Dismiss Notice
You are browsing this site as a guest. It takes 2 minutes to CREATE AN ACCOUNT and less than 1 minute to LOGIN

Business mission to DRC

Discussion in 'Habari na Hoja mchanganyiko' started by JuaKali, Dec 2, 2008.

  1. JuaKali

    JuaKali JF-Expert Member

    #1
    Dec 2, 2008
    Joined: Nov 14, 2007
    Messages: 787
    Likes Received: 0
    Trophy Points: 33
    Business mission to DRC back with cheering tales

    2008-12-02 10:30:28
    By Zuwena Shame


    A business mission to the Democratic Republic of Congo (DRC) is just back home with inspiring exposures on plethora of potential trading opportunities which could readily benefit Tanzania�s traders.

    The mission was organised by the Board of External Trade (BET) end of last month and it toured western and eastern parts of the country where useful trade exhibitions were also held.

    Revealing about mission�s findings on Saturday at a press conference, Moshi rural MP, Aloyce Kimaro who was among eight mission�s partakers said that Lubumbashi and Kinshasa are particularly expedient places where small businesses from Tanzania could permanently relocate and grow.

    Even more informative is the discovery that strong demand for a good range of Tanzania�s farm products does exist over there, industrial manufactures like building materials and engineering services like civil and building works.

    As a landlocked country, clearing and forwarding services are also badly needed in DRC, while other items such as office automation products, beverage, transportation and warehousing and also demanded.

    ``The list is long as it incorporates items such as eggs, iron sheets, nails, maize, wireless printers, cameras, faxes, contractors, tomatoes, beans, cement and onions``, he said.

    He said the potentiality of DRC reminds us that Africa has lots to be proud of, including some market segments which could be exploited internally through intra-trade.

    ``We should not wait for foreigners to take over all market outlets in our continent, but strive to take up unfolding opportunities in Africa for ourselves``, said Kimaro.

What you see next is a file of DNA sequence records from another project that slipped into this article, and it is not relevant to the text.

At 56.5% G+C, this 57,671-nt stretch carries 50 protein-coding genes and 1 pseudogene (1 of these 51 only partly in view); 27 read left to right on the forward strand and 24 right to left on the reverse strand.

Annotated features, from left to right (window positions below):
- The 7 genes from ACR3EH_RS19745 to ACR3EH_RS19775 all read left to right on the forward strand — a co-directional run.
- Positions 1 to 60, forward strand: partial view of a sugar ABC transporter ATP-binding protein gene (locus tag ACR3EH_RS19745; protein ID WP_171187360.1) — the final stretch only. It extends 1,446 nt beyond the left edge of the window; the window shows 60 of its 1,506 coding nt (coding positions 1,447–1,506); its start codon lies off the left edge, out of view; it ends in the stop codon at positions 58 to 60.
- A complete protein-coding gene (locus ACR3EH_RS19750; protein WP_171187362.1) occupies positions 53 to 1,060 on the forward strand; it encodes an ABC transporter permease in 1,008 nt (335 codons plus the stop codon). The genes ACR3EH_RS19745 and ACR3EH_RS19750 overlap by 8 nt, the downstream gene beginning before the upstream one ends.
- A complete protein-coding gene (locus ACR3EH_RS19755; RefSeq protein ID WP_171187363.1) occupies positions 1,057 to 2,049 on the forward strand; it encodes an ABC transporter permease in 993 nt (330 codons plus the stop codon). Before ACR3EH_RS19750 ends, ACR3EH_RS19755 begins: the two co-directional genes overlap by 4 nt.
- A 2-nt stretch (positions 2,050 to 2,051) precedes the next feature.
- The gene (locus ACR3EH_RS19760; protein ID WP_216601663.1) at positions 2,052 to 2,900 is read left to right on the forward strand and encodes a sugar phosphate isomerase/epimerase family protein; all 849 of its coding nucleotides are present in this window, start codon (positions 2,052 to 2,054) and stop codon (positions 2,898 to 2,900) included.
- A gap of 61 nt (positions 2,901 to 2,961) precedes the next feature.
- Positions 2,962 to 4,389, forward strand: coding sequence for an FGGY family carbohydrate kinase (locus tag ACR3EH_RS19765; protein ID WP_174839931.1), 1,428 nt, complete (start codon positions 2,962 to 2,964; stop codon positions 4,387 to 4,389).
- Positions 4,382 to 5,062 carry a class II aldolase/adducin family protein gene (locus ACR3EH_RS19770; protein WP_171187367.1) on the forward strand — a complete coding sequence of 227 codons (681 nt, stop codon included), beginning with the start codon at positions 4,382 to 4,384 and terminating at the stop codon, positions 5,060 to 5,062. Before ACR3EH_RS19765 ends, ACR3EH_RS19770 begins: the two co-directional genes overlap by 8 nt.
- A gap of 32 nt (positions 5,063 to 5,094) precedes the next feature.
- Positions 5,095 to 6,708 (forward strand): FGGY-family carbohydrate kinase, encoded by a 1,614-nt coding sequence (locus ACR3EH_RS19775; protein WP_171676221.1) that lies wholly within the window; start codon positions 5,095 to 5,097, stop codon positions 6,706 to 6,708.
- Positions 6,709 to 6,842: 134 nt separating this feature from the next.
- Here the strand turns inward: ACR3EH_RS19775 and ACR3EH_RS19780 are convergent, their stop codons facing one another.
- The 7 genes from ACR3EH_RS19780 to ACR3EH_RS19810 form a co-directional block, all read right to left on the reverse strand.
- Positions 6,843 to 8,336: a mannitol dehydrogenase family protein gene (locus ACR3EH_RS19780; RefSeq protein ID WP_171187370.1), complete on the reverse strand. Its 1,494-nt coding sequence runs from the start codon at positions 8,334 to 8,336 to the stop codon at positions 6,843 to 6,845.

Regarding ongoing war in eastern DRC due to rebellion led by dissent General Lawrence Nkunda, Kimaro said the only affected regions are those surrounding Goma, which is 2,000km from Lubumbashi.

    ``For all days we stayed at Lubumbashi and Kinshasa, I didn�t hear a single gun shot, while even radios, TVs and newspapers hardly report about that war``, he said.

    For his part, the BET Director of Research and Planning, Samuel Mvingira said BET would extend similar trade missions to other border countries such as Malawi, Mozambique, Kenya, Uganda, and Zambia.

    Mvingira said that the journey through the said countries can be assessable for business like from Tanzania one can reach Zambia and hence DRC.

    Mvingira also admitted that Lubumbashi and Kinshasa are the best places for doing businesses and so he urged the government to establish a small diplomatic mission for purposes of facilitating business operations undertaken by Tanzanians.

    The request is said to have already being tabled to the Ministry for Foreign Affairs and International Cooperation for consideration.

    For the time being, he mentioned lack of banking services in Lubumbashi and Kinshasa as one of the major challenges facing businesses over there.

    ``The passage of close to 90 percent of DRC imports is via Dar es Salaam marine port, and so its efficiency, coupled with well functioning roads and railways would make Tanzania a better option for transiting goods``, he said.

    An exhibition participant Isaac Ntale from Palemon Construction Ltd in Mwanza said building business is highly demanded in DRC.

    DRC lacks infrastructures like roads, communication backbones, dams and buildings, he said.

    Recent trade mission to DRC is partly a reflection of the spirit of the second joint permanent commission meeting between Tanzania and DRC held six years ago in Kinshasa.

    That meeting agreed to enhance cooperation between the two countries in commerce, environmental conservation, tourism, culture and arts, youths and sports, education and scientific research, transport, communication, maritime and air cooperation
     
Loading...